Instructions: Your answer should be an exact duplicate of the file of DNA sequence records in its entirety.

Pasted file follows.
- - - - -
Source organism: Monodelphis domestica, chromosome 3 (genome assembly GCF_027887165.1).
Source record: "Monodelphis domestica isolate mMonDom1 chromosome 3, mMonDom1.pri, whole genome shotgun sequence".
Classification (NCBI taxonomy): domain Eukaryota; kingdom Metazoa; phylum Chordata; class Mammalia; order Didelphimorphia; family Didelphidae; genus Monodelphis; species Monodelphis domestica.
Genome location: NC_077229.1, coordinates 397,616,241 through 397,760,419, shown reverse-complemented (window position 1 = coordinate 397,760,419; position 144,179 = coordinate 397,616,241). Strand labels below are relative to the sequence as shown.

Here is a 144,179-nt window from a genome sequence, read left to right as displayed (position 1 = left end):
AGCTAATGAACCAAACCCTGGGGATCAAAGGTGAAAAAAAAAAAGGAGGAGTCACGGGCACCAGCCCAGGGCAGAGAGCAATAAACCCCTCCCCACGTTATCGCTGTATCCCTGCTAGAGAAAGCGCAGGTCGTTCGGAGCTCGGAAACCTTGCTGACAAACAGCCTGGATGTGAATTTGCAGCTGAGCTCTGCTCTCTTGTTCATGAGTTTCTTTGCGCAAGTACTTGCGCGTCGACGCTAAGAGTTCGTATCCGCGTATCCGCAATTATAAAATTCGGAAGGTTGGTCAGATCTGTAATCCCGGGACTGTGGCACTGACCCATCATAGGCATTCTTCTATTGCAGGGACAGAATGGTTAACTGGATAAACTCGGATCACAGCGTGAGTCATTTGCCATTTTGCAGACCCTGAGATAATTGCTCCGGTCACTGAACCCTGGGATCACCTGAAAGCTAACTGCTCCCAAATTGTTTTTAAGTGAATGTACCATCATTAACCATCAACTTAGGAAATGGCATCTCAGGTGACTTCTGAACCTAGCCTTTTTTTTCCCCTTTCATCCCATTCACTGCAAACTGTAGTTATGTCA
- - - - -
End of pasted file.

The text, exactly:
Source organism: Monodelphis domestica, chromosome 3 (genome assembly GCF_027887165.1).
Source record: "Monodelphis domestica isolate mMonDom1 chromosome 3, mMonDom1.pri, whole genome shotgun sequence".
Classification (NCBI taxonomy): domain Eukaryota; kingdom Metazoa; phylum Chordata; class Mammalia; order Didelphimorphia; family Didelphidae; genus Monodelphis; species Monodelphis domestica.
Genome location: NC_077229.1, coordinates 397,616,241 through 397,760,419, shown reverse-complemented (window position 1 = coordinate 397,760,419; position 144,179 = coordinate 397,616,241). Strand labels below are relative to the sequence as shown.

Here is a 144,179-nt window from a genome sequence, read left to right as displayed (position 1 = left end):
AGCTAATGAACCAAACCCTGGGGATCAAAGGTGAAAAAAAAAAAGGAGGAGTCACGGGCACCAGCCCAGGGCAGAGAGCAATAAACCCCTCCCCACGTTATCGCTGTATCCCTGCTAGAGAAAGCGCAGGTCGTTCGGAGCTCGGAAACCTTGCTGACAAACAGCCTGGATGTGAATTTGCAGCTGAGCTCTGCTCTCTTGTTCATGAGTTTCTTTGCGCAAGTACTTGCGCGTCGACGCTAAGAGTTCGTATCCGCGTATCCGCAATTATAAAATTCGGAAGGTTGGTCAGATCTGTAATCCCGGGACTGTGGCACTGACCCATCATAGGCATTCTTCTATTGCAGGGACAGAATGGTTAACTGGATAAACTCGGATCACAGCGTGAGTCATTTGCCATTTTGCAGACCCTGAGATAATTGCTCCGGTCACTGAACCCTGGGATCACCTGAAAGCTAACTGCTCCCAAATTGTTTTTAAGTGAATGTACCATCATTAACCATCAACTTAGGAAATGGCATCTCAGGTGACTTCTGAACCTAGCCTTTTTTTTCCCCTTTCATCCCATTCACTGCAAACTGTAGTTATGTCA